Despite multiple sources misrepresenting Waters' recent remarks, the Democratic lawmaker only called for direct protests of Trump administration officials in a recent statement. Even in his comments on Thursday, though, Hannity didn't imply that she promoted any form of violence — just protest, which is protected by the First Amendment.

It's not at all clear what calling for protests has to do with a violent attack on a newspaper, but Hannity drew the connection anyway.

Meanwhile, President Donald Trump has, in fact, used wildly inflammatory statements about American journalists, recently declaring them the “enemy of the people.” Even still, it's far too early to draw a causal connection between that rhetoric and Thursday's shooting. But Hannity didn't even mention these incendiary remarks or any other potential role the president has played in stoking tensions in the United States.

Listen to Hannity's remarks below:

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'A Patriot': GOP Strategist Slams 'Menace and Arrogance' of FBI Agents Targeting ICE Spokesman Turned 'Whistleblower'

June 28, 2018 in Blogs

By Chris Sosa, AlterNet

The agent began banging on the former ICE spokesperson's door and behaved aggressively when he answered.


A CBS interview with former Immigration and Customs Enforcement spokesperson James Schwab was interrupted by men who showed up at his home and identified themselves as agents from the Department of Homeland Security Inspector General's Office.

Schwab resigned from ICE after reportedly being told by the administration to lie about an incident involving the mayor of Oakland. California.

The agents who surprised Schwab at the door behaved aggressively toward CBS News' Jamie Yuccas when she asked about why they were on the private premises and took Schwab outside to talk.

Former Republican strategist Steve Schmidt, a key figure in the presidential campaign of Sen. John McCain (R-AZ), responded to a tweet from Philip Rucker at the Washington Postby defending Schwab and blasting the government response.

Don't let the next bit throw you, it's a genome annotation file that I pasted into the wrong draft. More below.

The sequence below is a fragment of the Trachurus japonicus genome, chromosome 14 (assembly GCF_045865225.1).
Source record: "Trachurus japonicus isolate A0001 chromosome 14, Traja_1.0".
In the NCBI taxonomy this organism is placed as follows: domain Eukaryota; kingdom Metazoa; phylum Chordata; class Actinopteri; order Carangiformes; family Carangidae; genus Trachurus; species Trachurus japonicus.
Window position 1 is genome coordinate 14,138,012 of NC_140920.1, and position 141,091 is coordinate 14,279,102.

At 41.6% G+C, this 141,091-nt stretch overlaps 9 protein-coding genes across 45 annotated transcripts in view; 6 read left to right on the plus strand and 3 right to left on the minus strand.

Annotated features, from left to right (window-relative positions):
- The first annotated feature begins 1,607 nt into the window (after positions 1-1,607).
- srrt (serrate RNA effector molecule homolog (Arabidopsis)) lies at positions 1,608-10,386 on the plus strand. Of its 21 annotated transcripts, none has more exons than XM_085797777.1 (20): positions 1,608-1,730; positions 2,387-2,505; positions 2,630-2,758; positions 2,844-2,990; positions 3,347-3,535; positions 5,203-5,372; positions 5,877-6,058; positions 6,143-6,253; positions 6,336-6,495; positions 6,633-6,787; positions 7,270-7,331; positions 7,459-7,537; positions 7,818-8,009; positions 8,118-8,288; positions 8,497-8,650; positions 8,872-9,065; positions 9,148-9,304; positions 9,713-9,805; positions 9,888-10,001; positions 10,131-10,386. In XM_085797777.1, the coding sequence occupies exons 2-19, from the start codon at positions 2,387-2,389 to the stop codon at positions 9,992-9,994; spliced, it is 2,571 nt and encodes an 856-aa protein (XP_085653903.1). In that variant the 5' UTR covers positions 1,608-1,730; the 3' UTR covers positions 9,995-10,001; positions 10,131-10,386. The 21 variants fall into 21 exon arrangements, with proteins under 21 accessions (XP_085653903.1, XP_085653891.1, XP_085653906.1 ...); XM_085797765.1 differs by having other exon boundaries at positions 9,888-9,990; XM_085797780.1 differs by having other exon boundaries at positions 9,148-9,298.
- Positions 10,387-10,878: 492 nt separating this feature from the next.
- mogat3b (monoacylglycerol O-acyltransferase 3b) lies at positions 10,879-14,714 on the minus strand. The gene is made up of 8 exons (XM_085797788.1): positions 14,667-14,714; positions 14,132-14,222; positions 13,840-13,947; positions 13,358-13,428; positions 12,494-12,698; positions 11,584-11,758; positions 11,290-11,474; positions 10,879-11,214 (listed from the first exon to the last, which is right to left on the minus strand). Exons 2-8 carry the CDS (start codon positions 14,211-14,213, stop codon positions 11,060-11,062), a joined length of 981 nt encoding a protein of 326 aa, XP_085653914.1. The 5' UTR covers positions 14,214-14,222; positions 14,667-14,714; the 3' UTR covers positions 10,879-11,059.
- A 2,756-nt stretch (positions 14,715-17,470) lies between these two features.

“Watch the menace and the arrogance of the agent knocking on the door. It is as amazing as it is frightening and ominous,” Schmidt wrote on Twitter. “This Ice whistleblower is a patriot and his courage is worthy of respect. He will need legal help. Decent people should chip in and help fund it.”

 

Schwab said the agents wanted to speak with him about a leak involving the mayor of Oakland, California.

He said the agents were engaging in a blatant act of “intimidation” and that he's never even met the mayor.

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Source: ALTERNET

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Turkey’s Revolution Continues

June 28, 2018 in Economics

By Mustafa Akyol

Mustafa Akyol

More than 55 million Turks went to the polls on Sunday to elect
the country’s new president and to form its new parliament. As has
happened repeatedly since 2002, the winner was President Recep Tayyip
Erdogan
. With more than 52 percent of the vote, Mr. Erdogan
secured a mandate to rule Turkey until 2023 — the centennial
of the founding of the Turkish Republic after the fall of the
Ottoman Empire in World War I.

To many, especially in the West, yet another victory for Mr.
Erdogan seems hard to understand. The economy has been gloomy. The
Turkish lira is in free fall against other currencies. Democracy is
in precipitous decline, too. Moreover, the usually fractured
opposition seemed to get its act together this time, forming a
coalition and putting forth Muharrem Ince, a charismatic